Free Jazz and IT
by Tony Kontzer
I found myself thinking about what it takes to run an IT organization as I sat watching free jazz legend Ornette Coleman blow away a crowd at San Francisco's Davies Symphony Hall Sunday night. What does a 79-year-old avant-garde saxophonist have to do with business technology, you ask? A lot, if you stop to think about it. Hear me out.
Coleman's approach to music is fearless. Since he cemented his place in the pantheon of jazz legends with 1959's The Shape of Jazz to Come, Coleman has been one of the music world's great risk-takers, exposing listeners to a free-form approach to music that challenges them with a constant flow of surprises, from his unique instrumentations and impulsive improvisations, to his lurching, unpredictable melodic lines. Despite his genius, however, Coleman's music is not for everyone; many are uncertain what to do with it when they hear it, and most tend to recoil from the demands it places on them.
Coleman's approach contrasts with the structural order and conservatism of symphonic composition, the predictable catchiness of good ol' rock 'n roll, or the infectious danceability of a hip-hop groove. All of these musical genres are artistic and relevant in their own right, but those who choose to turn their backs on Coleman's free jazz--availing themselves only to music that "makes sense" to them--are clearly limiting themselves from reaping the full benefits of the human connection with music.
Likewise, truly effective IT isn't possible if it's built only on the safe "genres"; a truly effective IT operation must make use of a full array of strategies to achieve its full potential. For instance, think of the server farms, databases and information architecture components as the symphony, the structural foundation on which the moving parts of IT depend. The usability of applications can be compared to rock 'n roll--if users can't easily connect and engage with those apps, then the apps are destined to fail, just like a bad rock band. And a finely tuned network functions much like hip-hop, keeping things moving in a steady rhythm that greases the wheels for IT to happen.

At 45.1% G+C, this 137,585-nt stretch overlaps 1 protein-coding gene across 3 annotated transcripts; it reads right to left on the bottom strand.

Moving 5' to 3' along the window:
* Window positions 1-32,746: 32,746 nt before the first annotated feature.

All are essential IT building blocks. They're all necessary components of an IT operation, and they make it possible for a business to run. But without the risk-taking--the free jazz of IT, if you will--the rewards are minimal. Competitive advantage isn't achieved; envelopes aren't pushed; reputations aren't built.
The top IT executives are clear on this. They know that in order to rise above their peers, they have to take chances. They have to experiment with new technologies, encourage innovation, and try out unproven business models. They have to challenge users in order to coax the best from them, much the way Coleman challenges listeners in order to stretch their musical horizons. They can't ignore those more challenging IT pursuits, turning away much the way a frightened listener might after hearing Coleman's music.
The need to embrace risk is an age-old truism of business technology, but one that warrants an occasional reminder. Sometimes those reminders come in the unlikeliest of places, such as in the balcony of a symphony hall, as cascades of dissonant tones pour out of an aging man's saxophone and rain down upon an unsuspecting listener's ears.